Before popping up seemingly out of nowhere when he directed Notting Hill, Roger Michell had had a successful career as a theatre director, at the groundbreaking Royal Court Theatre in London with Samuel Beckett and John Osborne (where he also met Danny Boyle), then on to the Royal Shakespeare Company (RSC) before switching to directing for TV. Persuasion was his second gig for the BBC, and considering that stories of difficult love (Notting Hill, The Mother, Venus) would be his future, and the theatre was his past, it’s a perfect melding of the two. His cast for Persuasion is theatrical through and through, Amanda Root (an RSC stalwart) playing Jane Austen’s spinster heroine Anne Elliot, a woman coming up to a slow boil on the flame rekindled by Captain Wentworth, the recently returned suitor she was persuaded to reject years before. Wentworth is played by Ciarán Hinds, also an RSC old hand. His is a knockout Wentworth (no wonder Hollywood spooned him up), a bluff old sea dog now reconciled to a life on his own, in the same way that Elliot has also come to terms with the prospect of being, without a husband, a social nobody. From these two unlikely characters, using actors Hollywood would never cast in the roles (ie they’re good looking but they don’t set your pants on fire), and carefully fanning one of the spinsterish Austen’s most passionate, personal works, Michell slowly builds a stressful, uncertain romance that will have you digging the fingernails into your palms – it would certainly make sense for these two lonely individuals to fall for each other, but they’ve got to do it for all the right reasons, not just because they’re both available, right?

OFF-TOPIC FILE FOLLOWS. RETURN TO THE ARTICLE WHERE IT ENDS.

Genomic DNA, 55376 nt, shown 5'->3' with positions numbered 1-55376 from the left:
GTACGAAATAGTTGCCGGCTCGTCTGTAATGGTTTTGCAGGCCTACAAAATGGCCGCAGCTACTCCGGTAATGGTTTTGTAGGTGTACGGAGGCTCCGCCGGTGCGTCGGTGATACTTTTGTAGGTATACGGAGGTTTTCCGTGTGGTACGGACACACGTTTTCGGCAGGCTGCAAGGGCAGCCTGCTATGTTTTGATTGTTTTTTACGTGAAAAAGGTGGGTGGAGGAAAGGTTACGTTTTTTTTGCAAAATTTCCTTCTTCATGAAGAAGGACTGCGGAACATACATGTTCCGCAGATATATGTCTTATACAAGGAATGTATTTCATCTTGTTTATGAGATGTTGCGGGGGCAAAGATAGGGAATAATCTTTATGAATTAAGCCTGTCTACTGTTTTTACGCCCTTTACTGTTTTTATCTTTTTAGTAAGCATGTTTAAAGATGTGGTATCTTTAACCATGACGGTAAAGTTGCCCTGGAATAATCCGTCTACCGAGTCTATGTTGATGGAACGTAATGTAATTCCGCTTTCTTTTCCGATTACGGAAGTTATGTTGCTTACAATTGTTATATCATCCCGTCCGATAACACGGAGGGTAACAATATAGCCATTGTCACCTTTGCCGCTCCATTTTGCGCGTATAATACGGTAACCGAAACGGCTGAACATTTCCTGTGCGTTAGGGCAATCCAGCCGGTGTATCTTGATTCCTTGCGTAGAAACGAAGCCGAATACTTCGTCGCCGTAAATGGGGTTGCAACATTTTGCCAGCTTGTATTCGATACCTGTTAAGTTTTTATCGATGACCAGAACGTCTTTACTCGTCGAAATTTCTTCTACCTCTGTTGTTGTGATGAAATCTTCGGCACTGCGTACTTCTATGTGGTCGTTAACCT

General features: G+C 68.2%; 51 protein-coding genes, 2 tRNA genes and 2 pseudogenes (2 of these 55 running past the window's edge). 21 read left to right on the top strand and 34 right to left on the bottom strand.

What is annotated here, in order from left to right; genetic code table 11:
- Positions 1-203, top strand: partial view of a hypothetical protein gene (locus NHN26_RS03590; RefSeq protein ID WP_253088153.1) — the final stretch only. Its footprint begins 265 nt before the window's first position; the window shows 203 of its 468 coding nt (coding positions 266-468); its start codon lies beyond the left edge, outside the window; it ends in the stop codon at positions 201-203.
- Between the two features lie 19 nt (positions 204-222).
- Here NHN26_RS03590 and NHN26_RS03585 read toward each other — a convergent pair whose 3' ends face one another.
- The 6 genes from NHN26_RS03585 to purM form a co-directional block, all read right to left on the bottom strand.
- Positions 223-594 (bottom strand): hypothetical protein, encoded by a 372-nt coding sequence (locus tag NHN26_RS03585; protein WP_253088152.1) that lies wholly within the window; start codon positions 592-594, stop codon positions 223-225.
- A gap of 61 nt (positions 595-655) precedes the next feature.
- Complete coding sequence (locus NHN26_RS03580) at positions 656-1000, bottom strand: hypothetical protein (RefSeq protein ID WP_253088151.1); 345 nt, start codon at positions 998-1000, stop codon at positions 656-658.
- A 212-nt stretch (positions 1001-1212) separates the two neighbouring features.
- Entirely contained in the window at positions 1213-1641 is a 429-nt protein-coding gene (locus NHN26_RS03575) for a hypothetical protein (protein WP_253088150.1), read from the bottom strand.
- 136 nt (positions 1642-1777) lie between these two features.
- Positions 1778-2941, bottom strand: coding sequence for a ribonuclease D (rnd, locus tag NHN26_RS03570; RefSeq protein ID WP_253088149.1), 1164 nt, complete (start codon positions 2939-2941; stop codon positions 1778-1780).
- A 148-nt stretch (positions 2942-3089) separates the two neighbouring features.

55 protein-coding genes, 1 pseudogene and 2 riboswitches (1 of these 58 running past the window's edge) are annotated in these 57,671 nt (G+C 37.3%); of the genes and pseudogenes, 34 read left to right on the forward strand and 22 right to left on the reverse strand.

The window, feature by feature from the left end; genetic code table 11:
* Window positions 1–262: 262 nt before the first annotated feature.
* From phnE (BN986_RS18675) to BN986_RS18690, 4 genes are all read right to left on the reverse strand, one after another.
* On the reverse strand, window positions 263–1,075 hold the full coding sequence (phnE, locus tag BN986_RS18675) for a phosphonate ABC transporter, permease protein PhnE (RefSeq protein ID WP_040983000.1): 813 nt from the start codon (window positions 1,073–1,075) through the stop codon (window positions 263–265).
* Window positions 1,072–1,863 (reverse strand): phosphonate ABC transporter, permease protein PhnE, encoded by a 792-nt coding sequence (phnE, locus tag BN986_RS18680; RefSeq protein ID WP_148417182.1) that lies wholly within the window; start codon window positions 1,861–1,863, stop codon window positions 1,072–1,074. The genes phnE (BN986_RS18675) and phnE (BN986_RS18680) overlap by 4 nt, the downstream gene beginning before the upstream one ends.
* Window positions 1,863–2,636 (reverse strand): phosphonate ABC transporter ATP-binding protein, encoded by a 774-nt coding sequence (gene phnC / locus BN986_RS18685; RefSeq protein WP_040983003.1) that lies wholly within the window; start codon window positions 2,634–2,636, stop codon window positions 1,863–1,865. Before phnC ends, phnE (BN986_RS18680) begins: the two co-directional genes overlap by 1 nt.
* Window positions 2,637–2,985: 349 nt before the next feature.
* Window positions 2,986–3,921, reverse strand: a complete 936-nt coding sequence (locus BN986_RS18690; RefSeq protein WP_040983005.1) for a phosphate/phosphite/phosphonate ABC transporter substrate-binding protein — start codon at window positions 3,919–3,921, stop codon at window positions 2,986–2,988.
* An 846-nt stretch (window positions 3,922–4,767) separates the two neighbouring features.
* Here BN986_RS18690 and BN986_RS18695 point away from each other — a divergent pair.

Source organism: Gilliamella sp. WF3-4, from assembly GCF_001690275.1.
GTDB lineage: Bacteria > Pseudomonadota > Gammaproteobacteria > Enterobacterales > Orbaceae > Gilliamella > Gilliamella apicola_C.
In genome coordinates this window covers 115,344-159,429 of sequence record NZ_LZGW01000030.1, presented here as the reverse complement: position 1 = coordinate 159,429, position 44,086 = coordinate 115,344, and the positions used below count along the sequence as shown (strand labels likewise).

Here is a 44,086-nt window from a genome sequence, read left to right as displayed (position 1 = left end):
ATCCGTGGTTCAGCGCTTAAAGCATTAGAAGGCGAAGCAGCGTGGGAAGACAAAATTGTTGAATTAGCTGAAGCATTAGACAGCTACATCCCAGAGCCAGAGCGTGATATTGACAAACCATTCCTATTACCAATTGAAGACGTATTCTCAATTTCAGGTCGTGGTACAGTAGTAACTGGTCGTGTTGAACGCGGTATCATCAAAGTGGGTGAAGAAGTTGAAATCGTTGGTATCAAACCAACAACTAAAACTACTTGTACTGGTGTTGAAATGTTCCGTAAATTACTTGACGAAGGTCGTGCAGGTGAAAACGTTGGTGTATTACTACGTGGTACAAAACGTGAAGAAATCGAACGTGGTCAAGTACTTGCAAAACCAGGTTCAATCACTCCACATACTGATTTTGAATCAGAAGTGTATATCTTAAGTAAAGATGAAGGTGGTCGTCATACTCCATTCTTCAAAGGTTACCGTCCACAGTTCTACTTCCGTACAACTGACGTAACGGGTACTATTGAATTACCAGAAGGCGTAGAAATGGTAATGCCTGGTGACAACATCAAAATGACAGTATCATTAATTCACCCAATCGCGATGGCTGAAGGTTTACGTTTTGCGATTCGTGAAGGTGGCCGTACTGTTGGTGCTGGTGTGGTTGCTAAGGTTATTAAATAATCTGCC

Look down the cast list, from Corin Redgrave and Fiona Shaw to Samuel West and Simon Russell Beale – Michell has A-list British theatrical talent to work with. Another weapon in his armoury is the film’s production design, by William Dudley, who shows us the 18th century as it really might look – lived-in, scuffed, possibly in need of a lick of paint here and there.
The result is a film of great subtlety and believability, made for TV but gaining a theatrical release in the US (which doesn’t happen often), a simmering romance that sneaks up unawares, Michell catching the characters’ turbulent inner feelings without ever getting the megaphone out. In its own quiet way it is, as Miss Austen would doubtless say, kick-ass stuff.
© Steve Morrissey 2013